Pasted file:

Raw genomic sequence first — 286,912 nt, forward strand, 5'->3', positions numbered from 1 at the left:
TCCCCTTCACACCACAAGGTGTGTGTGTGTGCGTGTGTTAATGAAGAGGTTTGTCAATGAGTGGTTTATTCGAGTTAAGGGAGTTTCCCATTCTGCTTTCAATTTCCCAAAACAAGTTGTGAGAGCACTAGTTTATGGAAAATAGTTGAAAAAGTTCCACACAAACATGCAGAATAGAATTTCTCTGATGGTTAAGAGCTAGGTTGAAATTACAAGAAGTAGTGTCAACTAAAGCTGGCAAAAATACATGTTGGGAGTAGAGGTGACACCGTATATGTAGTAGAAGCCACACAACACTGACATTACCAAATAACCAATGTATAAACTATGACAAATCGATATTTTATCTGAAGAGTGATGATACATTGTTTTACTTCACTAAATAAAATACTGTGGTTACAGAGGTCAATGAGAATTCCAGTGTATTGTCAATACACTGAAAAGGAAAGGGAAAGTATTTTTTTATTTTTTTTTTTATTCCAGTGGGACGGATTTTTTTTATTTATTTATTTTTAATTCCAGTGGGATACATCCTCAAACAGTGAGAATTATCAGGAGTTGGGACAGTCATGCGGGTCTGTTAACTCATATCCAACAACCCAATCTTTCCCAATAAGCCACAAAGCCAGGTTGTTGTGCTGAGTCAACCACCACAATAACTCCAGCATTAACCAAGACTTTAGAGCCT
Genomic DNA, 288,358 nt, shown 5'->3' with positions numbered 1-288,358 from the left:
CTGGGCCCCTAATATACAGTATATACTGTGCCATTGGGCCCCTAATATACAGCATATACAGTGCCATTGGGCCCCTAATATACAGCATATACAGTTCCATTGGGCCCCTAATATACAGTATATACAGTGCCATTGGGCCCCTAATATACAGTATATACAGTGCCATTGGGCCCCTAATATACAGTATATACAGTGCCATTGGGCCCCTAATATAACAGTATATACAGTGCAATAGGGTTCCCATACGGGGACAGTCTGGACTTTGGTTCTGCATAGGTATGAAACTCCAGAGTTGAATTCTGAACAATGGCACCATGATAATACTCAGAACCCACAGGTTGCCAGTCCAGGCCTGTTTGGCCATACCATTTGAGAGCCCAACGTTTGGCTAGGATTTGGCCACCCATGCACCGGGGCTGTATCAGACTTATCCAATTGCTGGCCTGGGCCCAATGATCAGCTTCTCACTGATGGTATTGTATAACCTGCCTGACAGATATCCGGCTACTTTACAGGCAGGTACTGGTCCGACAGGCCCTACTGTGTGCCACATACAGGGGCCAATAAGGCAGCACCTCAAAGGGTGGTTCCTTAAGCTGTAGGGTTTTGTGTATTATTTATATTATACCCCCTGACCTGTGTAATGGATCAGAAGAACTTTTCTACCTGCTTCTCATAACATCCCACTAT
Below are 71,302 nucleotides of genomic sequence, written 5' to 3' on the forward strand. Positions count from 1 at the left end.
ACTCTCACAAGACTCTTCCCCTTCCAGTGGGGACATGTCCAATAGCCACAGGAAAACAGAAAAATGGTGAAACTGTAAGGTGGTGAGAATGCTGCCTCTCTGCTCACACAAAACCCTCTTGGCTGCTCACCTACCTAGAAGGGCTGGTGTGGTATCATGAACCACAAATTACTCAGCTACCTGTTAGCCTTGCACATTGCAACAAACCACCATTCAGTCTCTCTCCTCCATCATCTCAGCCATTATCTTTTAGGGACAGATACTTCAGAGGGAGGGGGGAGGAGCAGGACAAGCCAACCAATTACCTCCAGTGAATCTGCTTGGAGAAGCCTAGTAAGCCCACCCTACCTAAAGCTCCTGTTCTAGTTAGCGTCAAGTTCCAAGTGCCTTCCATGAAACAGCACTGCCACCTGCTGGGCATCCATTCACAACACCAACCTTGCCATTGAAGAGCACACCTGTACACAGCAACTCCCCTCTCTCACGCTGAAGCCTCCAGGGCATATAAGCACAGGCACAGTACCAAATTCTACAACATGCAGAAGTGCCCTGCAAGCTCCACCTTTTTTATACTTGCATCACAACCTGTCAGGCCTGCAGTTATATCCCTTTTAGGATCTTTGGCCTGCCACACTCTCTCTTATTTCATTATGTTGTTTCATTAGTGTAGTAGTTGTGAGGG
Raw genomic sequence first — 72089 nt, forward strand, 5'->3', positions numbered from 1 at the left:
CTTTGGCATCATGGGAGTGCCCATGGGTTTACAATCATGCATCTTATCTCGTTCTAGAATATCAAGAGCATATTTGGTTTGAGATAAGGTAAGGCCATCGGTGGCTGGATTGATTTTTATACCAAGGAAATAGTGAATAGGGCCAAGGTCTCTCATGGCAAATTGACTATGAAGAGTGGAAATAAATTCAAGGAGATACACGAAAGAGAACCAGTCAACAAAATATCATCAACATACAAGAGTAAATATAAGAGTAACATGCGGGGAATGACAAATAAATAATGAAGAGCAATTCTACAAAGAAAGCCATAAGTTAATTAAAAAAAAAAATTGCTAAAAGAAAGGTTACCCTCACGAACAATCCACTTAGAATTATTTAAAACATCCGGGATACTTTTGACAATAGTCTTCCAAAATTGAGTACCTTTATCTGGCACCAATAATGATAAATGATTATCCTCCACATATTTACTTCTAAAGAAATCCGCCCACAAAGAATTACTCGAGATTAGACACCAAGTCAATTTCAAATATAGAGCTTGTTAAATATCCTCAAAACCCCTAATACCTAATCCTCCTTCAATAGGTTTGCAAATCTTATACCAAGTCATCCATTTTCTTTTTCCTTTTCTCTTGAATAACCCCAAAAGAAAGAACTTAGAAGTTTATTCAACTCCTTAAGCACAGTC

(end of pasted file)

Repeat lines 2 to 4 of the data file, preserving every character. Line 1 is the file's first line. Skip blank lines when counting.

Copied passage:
TCCCCTTCACACCACAAGGTGTGTGTGTGTGCGTGTGTTAATGAAGAGGTTTGTCAATGAGTGGTTTATTCGAGTTAAGGGAGTTTCCCATTCTGCTTTCAATTTCCCAAAACAAGTTGTGAGAGCACTAGTTTATGGAAAATAGTTGAAAAAGTTCCACACAAACATGCAGAATAGAATTTCTCTGATGGTTAAGAGCTAGGTTGAAATTACAAGAAGTAGTGTCAACTAAAGCTGGCAAAAATACATGTTGGGAGTAGAGGTGACACCGTATATGTAGTAGAAGCCACACAACACTGACATTACCAAATAACCAATGTATAAACTATGACAAATCGATATTTTATCTGAAGAGTGATGATACATTGTTTTACTTCACTAAATAAAATACTGTGGTTACAGAGGTCAATGAGAATTCCAGTGTATTGTCAATACACTGAAAAGGAAAGGGAAAGTATTTTTTTATTTTTTTTTTTATTCCAGTGGGACGGATTTTTTTTATTTATTTATTTTTAATTCCAGTGGGATACATCCTCAAACAGTGAGAATTATCAGGAGTTGGGACAGTCATGCGGGTCTGTTAACTCATATCCAACAACCCAATCTTTCCCAATAAGCCACAAAGCCAGGTTGTTGTGCTGAGTCAACCACCACAATAACTCCAGCATTAACCAAGACTTTAGAGCCT
Genomic DNA, 288,358 nt, shown 5'->3' with positions numbered 1-288,358 from the left:
CTGGGCCCCTAATATACAGTATATACTGTGCCATTGGGCCCCTAATATACAGCATATACAGTGCCATTGGGCCCCTAATATACAGCATATACAGTTCCATTGGGCCCCTAATATACAGTATATACAGTGCCATTGGGCCCCTAATATACAGTATATACAGTGCCATTGGGCCCCTAATATACAGTATATACAGTGCCATTGGGCCCCTAATATAACAGTATATACAGTGCAATAGGGTTCCCATACGGGGACAGTCTGGACTTTGGTTCTGCATAGGTATGAAACTCCAGAGTTGAATTCTGAACAATGGCACCATGATAATACTCAGAACCCACAGGTTGCCAGTCCAGGCCTGTTTGGCCATACCATTTGAGAGCCCAACGTTTGGCTAGGATTTGGCCACCCATGCACCGGGGCTGTATCAGACTTATCCAATTGCTGGCCTGGGCCCAATGATCAGCTTCTCACTGATGGTATTGTATAACCTGCCTGACAGATATCCGGCTACTTTACAGGCAGGTACTGGTCCGACAGGCCCTACTGTGTGCCACATACAGGGGCCAATAAGGCAGCACCTCAAAGGGTGGTTCCTTAAGCTGTAGGGTTTTGTGTATTATTTATATTATACCCCCTGACCTGTGTAATGGATCAGAAGAACTTTTCTACCTGCTTCTCATAACATCCCACTAT